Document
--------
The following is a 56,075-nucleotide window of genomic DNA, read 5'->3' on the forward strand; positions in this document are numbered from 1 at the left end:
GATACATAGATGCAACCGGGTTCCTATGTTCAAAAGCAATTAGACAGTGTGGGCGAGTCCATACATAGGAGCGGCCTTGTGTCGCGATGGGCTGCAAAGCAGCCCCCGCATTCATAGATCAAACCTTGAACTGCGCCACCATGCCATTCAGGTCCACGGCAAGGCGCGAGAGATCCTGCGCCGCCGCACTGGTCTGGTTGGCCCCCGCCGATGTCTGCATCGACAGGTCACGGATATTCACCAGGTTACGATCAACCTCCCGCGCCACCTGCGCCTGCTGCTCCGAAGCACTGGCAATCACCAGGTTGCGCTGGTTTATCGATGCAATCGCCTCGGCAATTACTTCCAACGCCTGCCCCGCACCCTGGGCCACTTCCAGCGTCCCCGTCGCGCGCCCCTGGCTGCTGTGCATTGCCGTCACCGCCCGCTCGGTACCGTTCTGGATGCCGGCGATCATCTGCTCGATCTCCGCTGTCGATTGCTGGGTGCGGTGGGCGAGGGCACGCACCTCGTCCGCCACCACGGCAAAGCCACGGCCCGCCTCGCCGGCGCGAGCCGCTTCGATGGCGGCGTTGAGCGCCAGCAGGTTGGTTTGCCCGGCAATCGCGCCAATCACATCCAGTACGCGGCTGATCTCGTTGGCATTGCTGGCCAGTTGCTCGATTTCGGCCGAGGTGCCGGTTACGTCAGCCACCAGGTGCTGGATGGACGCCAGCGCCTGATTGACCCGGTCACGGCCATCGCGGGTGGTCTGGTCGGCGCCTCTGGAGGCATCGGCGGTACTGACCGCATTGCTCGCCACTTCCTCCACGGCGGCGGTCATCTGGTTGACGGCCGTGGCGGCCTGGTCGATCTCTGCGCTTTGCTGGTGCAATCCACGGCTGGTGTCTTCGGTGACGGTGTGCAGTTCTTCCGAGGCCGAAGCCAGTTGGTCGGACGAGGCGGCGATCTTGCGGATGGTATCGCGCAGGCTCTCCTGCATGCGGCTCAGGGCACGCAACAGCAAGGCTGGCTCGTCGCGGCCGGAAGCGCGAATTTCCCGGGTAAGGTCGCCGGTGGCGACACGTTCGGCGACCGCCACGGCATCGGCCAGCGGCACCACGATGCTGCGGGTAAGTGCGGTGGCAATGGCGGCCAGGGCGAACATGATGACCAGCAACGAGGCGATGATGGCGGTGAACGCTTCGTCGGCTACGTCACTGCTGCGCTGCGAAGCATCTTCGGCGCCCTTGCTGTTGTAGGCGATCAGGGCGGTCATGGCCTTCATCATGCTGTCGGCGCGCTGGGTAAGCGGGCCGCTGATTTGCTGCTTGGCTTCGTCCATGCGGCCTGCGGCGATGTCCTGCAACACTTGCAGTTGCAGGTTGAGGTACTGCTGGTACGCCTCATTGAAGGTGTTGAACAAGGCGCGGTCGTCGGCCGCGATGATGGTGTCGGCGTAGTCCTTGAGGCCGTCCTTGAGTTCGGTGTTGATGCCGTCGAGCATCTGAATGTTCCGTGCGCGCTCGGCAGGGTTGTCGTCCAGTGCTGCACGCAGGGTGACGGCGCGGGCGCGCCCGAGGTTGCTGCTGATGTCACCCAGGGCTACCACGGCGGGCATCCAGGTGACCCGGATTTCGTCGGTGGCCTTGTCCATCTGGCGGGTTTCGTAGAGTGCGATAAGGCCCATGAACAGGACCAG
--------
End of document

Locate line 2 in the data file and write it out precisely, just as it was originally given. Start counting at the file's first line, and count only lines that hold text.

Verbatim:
GATACATAGATGCAACCGGGTTCCTATGTTCAAAAGCAATTAGACAGTGTGGGCGAGTCCATACATAGGAGCGGCCTTGTGTCGCGATGGGCTGCAAAGCAGCCCCCGCATTCATAGATCAAACCTTGAACTGCGCCACCATGCCATTCAGGTCCACGGCAAGGCGCGAGAGATCCTGCGCCGCCGCACTGGTCTGGTTGGCCCCCGCCGATGTCTGCATCGACAGGTCACGGATATTCACCAGGTTACGATCAACCTCCCGCGCCACCTGCGCCTGCTGCTCCGAAGCACTGGCAATCACCAGGTTGCGCTGGTTTATCGATGCAATCGCCTCGGCAATTACTTCCAACGCCTGCCCCGCACCCTGGGCCACTTCCAGCGTCCCCGTCGCGCGCCCCTGGCTGCTGTGCATTGCCGTCACCGCCCGCTCGGTACCGTTCTGGATGCCGGCGATCATCTGCTCGATCTCCGCTGTCGATTGCTGGGTGCGGTGGGCGAGGGCACGCACCTCGTCCGCCACCACGGCAAAGCCACGGCCCGCCTCGCCGGCGCGAGCCGCTTCGATGGCGGCGTTGAGCGCCAGCAGGTTGGTTTGCCCGGCAATCGCGCCAATCACATCCAGTACGCGGCTGATCTCGTTGGCATTGCTGGCCAGTTGCTCGATTTCGGCCGAGGTGCCGGTTACGTCAGCCACCAGGTGCTGGATGGACGCCAGCGCCTGATTGACCCGGTCACGGCCATCGCGGGTGGTCTGGTCGGCGCCTCTGGAGGCATCGGCGGTACTGACCGCATTGCTCGCCACTTCCTCCACGGCGGCGGTCATCTGGTTGACGGCCGTGGCGGCCTGGTCGATCTCTGCGCTTTGCTGGTGCAATCCACGGCTGGTGTCTTCGGTGACGGTGTGCAGTTCTTCCGAGGCCGAAGCCAGTTGGTCGGACGAGGCGGCGATCTTGCGGATGGTATCGCGCAGGCTCTCCTGCATGCGGCTCAGGGCACGCAACAGCAAGGCTGGCTCGTCGCGGCCGGAAGCGCGAATTTCCCGGGTAAGGTCGCCGGTGGCGACACGTTCGGCGACCGCCACGGCATCGGCCAGCGGCACCACGATGCTGCGGGTAAGTGCGGTGGCAATGGCGGCCAGGGCGAACATGATGACCAGCAACGAGGCGATGATGGCGGTGAACGCTTCGTCGGCTACGTCACTGCTGCGCTGCGAAGCATCTTCGGCGCCCTTGCTGTTGTAGGCGATCAGGGCGGTCATGGCCTTCATCATGCTGTCGGCGCGCTGGGTAAGCGGGCCGCTGATTTGCTGCTTGGCTTCGTCCATGCGGCCTGCGGCGATGTCCTGCAACACTTGCAGTTGCAGGTTGAGGTACTGCTGGTACGCCTCATTGAAGGTGTTGAACAAGGCGCGGTCGTCGGCCGCGATGATGGTGTCGGCGTAGTCCTTGAGGCCGTCCTTGAGTTCGGTGTTGATGCCGTCGAGCATCTGAATGTTCCGTGCGCGCTCGGCAGGGTTGTCGTCCAGTGCTGCACGCAGGGTGACGGCGCGGGCGCGCCCGAGGTTGCTGCTGATGTCACCCAGGGCTACCACGGCGGGCATCCAGGTGACCCGGATTTCGTCGGTGGCCTTGTCCATCTGGCGGGTTTCGTAGAGTGCGATAAGGCCCATGAACAGGACCAG